IOC Chief Talks Olympic Bid Flexibility

(ATR) Thomas Bach has not shut the door on Olympic host city elections, despite expected changes to bidding procedures.

(ATR) Thomas Bach has not shut the door on Olympic host city elections, despite changes to bidding procedures expected to be rubber stamped this month.

A new IOC working group led by Bach’s trusted lieutenant John Coates is set to propose a new package of measures to transform Olympic bidding at the IOC Session in Lausanne in two weeks’ time. The IOC is aiming to introduce even more flexibility when it comes to choosing Olympic hosts.

Speaking in a teleconference with reporters on Friday, the IOC chief dismissed suggestions that changes to Olympic bidding procedures could spell the end of head to head contests between two candidates at an IOC Session.

After a series of withdrawals, only Stockholm-Are and Milan-Cortina will be on the ballot sheet in the IOC election of the 2026 Winter Olympics on June 24.

"We have not excluded at all," Bach said of the revamp of the Olympic bidding procedures to come, which he said "gives the IOC more flexibility in different directions".

"If the situation is coming that we see such a competition makes sense and the candidates appreciate this competition then yes the door is open," he said, suggesting that several candidates could present to the IOC membership in a bid to secure the Olympics in 2030 or 2032.

"On the other hand we have also the opportunity that the executive board upon recommendation of the [future host] commission then would propose only one candidate."

In the dialogue phase of bidding, Bach raised the possibility that "one of the cities we could be talking with could be considered to be so outstanding by this ‘future hosts’ commission and the executive board that in fact it could be just one candidate".

Bach last month ruled out any radical change in the way decisions were made in appointing host cities, including taking that power away from the IOC membership and handing it to the executive board.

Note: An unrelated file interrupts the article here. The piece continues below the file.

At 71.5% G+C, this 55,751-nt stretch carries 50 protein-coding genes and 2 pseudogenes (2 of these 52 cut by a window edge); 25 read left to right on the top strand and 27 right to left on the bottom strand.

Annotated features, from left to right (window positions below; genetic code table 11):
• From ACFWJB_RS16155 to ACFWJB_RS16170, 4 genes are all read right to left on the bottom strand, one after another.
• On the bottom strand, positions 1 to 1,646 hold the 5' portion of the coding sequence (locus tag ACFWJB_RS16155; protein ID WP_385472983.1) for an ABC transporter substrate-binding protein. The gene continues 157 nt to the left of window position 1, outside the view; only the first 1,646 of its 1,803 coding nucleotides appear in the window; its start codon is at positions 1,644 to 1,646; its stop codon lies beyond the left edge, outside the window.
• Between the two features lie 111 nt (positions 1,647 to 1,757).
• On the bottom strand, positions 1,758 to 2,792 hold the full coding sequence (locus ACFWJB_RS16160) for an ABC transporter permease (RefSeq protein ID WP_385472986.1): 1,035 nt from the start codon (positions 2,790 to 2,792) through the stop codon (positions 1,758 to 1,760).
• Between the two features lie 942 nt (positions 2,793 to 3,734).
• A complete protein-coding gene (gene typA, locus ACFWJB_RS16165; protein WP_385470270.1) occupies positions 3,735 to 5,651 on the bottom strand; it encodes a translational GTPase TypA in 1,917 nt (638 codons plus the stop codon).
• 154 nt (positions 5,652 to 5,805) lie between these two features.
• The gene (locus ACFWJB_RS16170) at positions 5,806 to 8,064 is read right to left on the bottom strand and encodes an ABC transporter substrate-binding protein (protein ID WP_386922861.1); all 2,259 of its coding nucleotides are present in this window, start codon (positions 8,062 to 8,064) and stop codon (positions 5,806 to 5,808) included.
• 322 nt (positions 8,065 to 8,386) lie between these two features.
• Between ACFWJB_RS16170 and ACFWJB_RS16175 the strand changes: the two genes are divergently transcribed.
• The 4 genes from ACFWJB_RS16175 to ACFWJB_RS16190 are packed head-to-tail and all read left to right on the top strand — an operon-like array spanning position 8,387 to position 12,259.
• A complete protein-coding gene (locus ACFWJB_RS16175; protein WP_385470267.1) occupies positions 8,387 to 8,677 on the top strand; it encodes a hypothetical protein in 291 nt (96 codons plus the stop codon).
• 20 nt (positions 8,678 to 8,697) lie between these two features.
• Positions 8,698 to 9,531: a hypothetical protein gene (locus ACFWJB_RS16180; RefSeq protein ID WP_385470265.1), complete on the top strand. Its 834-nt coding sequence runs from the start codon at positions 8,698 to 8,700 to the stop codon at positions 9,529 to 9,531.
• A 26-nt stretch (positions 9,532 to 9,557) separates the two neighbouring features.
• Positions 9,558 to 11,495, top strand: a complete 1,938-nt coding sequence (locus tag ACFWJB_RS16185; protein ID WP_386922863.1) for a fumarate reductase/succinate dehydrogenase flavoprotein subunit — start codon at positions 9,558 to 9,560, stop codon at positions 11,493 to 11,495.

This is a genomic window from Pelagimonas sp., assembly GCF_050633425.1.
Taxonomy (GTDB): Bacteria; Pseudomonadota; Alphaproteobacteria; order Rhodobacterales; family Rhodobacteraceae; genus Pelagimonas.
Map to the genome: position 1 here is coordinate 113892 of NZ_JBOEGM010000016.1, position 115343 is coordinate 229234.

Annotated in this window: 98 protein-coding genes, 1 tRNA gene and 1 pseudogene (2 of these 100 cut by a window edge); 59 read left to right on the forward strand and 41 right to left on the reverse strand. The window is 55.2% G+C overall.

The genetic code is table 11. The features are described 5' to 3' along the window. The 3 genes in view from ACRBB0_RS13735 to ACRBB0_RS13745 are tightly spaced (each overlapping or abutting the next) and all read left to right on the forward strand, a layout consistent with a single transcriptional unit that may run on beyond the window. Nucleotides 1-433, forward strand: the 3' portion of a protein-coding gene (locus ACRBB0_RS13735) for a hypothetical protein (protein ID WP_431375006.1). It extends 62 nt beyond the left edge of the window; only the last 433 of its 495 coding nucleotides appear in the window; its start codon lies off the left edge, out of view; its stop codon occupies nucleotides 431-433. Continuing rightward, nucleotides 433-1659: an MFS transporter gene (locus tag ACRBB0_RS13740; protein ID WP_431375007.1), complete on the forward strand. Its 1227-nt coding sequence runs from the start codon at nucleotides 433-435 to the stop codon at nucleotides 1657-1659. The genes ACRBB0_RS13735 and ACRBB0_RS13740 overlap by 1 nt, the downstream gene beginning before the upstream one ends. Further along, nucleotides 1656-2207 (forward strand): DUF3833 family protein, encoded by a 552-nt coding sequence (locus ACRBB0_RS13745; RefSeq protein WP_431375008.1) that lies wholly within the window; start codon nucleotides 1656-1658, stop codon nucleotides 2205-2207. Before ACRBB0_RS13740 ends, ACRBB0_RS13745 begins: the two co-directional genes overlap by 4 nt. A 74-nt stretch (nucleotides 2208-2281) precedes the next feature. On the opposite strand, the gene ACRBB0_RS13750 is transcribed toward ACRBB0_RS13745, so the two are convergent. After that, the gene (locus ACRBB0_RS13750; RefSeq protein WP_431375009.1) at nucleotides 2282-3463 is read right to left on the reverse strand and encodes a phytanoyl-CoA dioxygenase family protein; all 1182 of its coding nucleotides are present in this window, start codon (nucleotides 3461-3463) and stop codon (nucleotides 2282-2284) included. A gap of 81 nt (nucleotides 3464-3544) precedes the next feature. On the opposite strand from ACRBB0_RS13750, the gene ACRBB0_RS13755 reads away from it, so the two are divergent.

The timing of host city decisions is another element of the bidding procedure subject to change at next month’s IOC Session.

The traditional seven-year preparation period for the Games mandated in the Olympic Charter following a host city decision has been virtually scrapped.

Bach said decisions on the choice of a host city could be taken earlier or even later than that timeframe. "We could adjust to the situation in the world but also to the situation of candidate cities," he said.

And the IOC chief appeared to pour cold water on the idea mooted by his long-time ally Coates last week at a meeting of business leaders in Brisbane.

The president of the Australian Olympic Committee said that if Queensland confirmed a bid for the 2032 Summer Olympics, it could be elected host as early as the IOC Session in Tokyo next year – if bidding changes were ratified on June 25.

"First of all we have to get approval from the IOC session for these reforms and then we can start to get a clearer picture on the timing. Then it always takes two to tango," Bach said.

"We have not started any candidature procedure. We are many years ahead of 2032… 13 years ahead. It’s too early to speak about favorites.

"Having said this, I was pretty impressed on my visit in Brisbane and Queensland. So if there would be a candidature from Brisbane and Queensland, given the hardware and infrastructure and the software, the love of the Aussies for sport and organizational skills, they would be a very strong candidate," he added.

AIBA Problems ‘Unique’

Bach commented on the Olympic boxing federation’s ongoing crisis, which could result in the collapse of the current leadership ahead of the IOC Session. Around the Rings has been told that moves are afoot to replace the interim boxing president.

"I do not think we can really compare the AIBA situation to any other international federations," Bach told reporters.

"The AIBA issues are many fold, an aggregation of challenges and we cannot see this in any other international federation. I hope it will stay like this so that the AIBA situation will remain a unique experience."

Last month, the IOC banned AIBA form involvement in the Tokyo 2020 boxing competition after an inquiry into the federation’s governance and financial affairs ruled that it remained mired in problems.

At the IOC Session, a task force set up by Bach is expected to propose the qualification process for Tokyo 2020 "so that they [athletes] know what they have to expect", as well as plans to organize the Olympic boxing competition.

Reported by Mark Bisson

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